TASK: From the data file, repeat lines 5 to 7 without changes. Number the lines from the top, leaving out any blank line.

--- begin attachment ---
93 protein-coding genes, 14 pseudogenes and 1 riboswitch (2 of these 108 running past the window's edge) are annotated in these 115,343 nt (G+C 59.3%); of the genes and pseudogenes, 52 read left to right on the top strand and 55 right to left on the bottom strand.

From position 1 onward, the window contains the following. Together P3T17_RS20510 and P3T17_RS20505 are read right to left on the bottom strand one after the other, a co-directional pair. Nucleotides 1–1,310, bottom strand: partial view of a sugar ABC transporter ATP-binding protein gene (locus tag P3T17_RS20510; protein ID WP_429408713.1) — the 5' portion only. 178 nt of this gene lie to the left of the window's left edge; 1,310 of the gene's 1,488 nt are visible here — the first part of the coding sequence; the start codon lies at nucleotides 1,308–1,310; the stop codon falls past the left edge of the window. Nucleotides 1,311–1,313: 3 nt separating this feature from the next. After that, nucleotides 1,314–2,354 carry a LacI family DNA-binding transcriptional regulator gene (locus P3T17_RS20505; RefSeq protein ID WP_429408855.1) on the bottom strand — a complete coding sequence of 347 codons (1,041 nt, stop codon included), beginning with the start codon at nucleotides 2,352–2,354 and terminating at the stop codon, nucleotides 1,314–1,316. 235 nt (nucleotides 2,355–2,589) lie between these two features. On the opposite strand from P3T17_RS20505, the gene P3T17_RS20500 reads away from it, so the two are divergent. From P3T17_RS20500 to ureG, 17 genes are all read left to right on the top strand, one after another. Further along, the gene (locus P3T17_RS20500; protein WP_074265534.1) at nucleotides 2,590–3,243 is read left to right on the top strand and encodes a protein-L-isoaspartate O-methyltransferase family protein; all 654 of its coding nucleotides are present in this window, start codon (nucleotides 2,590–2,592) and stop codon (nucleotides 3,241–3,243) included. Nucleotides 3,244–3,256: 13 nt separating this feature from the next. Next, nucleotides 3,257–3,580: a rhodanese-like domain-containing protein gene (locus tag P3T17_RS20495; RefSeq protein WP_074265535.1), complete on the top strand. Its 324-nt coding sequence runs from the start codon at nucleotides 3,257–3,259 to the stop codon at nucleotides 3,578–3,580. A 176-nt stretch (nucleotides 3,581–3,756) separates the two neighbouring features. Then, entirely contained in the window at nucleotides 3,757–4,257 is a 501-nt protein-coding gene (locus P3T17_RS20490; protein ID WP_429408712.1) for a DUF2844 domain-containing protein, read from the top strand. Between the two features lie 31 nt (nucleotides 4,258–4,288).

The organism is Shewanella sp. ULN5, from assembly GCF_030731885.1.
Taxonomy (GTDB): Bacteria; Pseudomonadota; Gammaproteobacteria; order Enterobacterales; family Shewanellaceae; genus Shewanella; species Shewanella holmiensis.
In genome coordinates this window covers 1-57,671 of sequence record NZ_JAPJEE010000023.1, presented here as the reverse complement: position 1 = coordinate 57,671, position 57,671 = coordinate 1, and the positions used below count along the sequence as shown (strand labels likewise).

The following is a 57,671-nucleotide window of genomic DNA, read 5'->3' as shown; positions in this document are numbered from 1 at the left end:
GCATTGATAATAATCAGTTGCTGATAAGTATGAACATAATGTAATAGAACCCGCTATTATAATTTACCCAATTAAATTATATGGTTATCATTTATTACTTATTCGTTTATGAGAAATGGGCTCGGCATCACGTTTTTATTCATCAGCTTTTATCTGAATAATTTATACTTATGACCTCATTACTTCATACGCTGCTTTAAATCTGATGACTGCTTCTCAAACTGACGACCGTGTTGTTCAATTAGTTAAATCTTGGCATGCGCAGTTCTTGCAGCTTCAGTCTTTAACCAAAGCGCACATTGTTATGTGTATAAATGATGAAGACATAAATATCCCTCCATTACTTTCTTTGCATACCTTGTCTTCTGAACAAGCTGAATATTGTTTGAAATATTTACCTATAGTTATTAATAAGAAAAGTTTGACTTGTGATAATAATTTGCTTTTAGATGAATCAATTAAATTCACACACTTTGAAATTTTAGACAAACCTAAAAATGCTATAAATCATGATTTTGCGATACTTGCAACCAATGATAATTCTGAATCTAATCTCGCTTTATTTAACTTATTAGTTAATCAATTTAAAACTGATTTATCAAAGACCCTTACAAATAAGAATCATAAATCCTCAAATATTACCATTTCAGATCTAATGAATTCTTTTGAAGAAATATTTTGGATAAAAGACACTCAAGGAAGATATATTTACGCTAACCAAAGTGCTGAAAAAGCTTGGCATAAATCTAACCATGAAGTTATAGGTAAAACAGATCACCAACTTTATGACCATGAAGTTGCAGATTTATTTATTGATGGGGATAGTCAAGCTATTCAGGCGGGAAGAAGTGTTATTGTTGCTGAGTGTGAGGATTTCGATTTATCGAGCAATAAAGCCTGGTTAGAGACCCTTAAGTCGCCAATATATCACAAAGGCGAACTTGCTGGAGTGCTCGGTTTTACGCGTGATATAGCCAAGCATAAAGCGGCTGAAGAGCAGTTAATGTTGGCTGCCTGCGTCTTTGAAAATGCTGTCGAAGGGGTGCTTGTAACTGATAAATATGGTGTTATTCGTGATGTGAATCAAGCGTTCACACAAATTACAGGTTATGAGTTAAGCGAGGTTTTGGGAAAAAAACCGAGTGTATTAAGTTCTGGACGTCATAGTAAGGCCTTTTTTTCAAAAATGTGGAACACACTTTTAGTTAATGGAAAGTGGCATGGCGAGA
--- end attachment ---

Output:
In genome coordinates this window covers 1-57,671 of sequence record NZ_JAPJEE010000023.1, presented here as the reverse complement: position 1 = coordinate 57,671, position 57,671 = coordinate 1, and the positions used below count along the sequence as shown (strand labels likewise).

The following is a 57,671-nucleotide window of genomic DNA, read 5'->3' as shown; positions in this document are numbered from 1 at the left end:
GCATTGATAATAATCAGTTGCTGATAAGTATGAACATAATGTAATAGAACCCGCTATTATAATTTACCCAATTAAATTATATGGTTATCATTTATTACTTATTCGTTTATGAGAAATGGGCTCGGCATCACGTTTTTATTCATCAGCTTTTATCTGAATAATTTATACTTATGACCTCATTACTTCATACGCTGCTTTAAATCTGATGACTGCTTCTCAAACTGACGACCGTGTTGTTCAATTAGTTAAATCTTGGCATGCGCAGTTCTTGCAGCTTCAGTCTTTAACCAAAGCGCACATTGTTATGTGTATAAATGATGAAGACATAAATATCCCTCCATTACTTTCTTTGCATACCTTGTCTTCTGAACAAGCTGAATATTGTTTGAAATATTTACCTATAGTTATTAATAAGAAAAGTTTGACTTGTGATAATAATTTGCTTTTAGATGAATCAATTAAATTCACACACTTTGAAATTTTAGACAAACCTAAAAATGCTATAAATCATGATTTTGCGATACTTGCAACCAATGATAATTCTGAATCTAATCTCGCTTTATTTAACTTATTAGTTAATCAATTTAAAACTGATTTATCAAAGACCCTTACAAATAAGAATCATAAATCCTCAAATATTACCATTTCAGATCTAATGAATTCTTTTGAAGAAATATTTTGGATAAAAGACACTCAAGGAAGATATATTTACGCTAACCAAAGTGCTGAAAAAGCTTGGCATAAATCTAACCATGAAGTTATAGGTAAAACAGATCACCAACTTTATGACCATGAAGTTGCAGATTTATTTATTGATGGGGATAGTCAAGCTATTCAGGCGGGAAGAAGTGTTATTGTTGCTGAGTGTGAGGATTTCGATTTATCGAGCAATAAAGCCTGGTTAGAGACCCTTAAGTCGCCAATATATCACAAAGGCGAACTTGCTGGAGTGCTCGGTTTTACGCGTGATATAGCCAAGCATAAAGCGGCTGAAGAGCAGTTAATGTTGGCTGCCTGCGTCTTTGAAAATGCTGTCGAAGGGGTGCTTGTAACTGATAAATATGGTGTTATTCGTGATGTGAATCAAGCGTTCACACAAATTACAGGTTATGAGTTAAGCGAGGTTTTGGGAAAAAAACCGAGTGTATTAAGTTCTGGACGTCATAGTAAGGCCTTTTTTTCAAAAATGTGGAACACACTTTTAGTTAATGGAAAGTGGCATGGCGAGA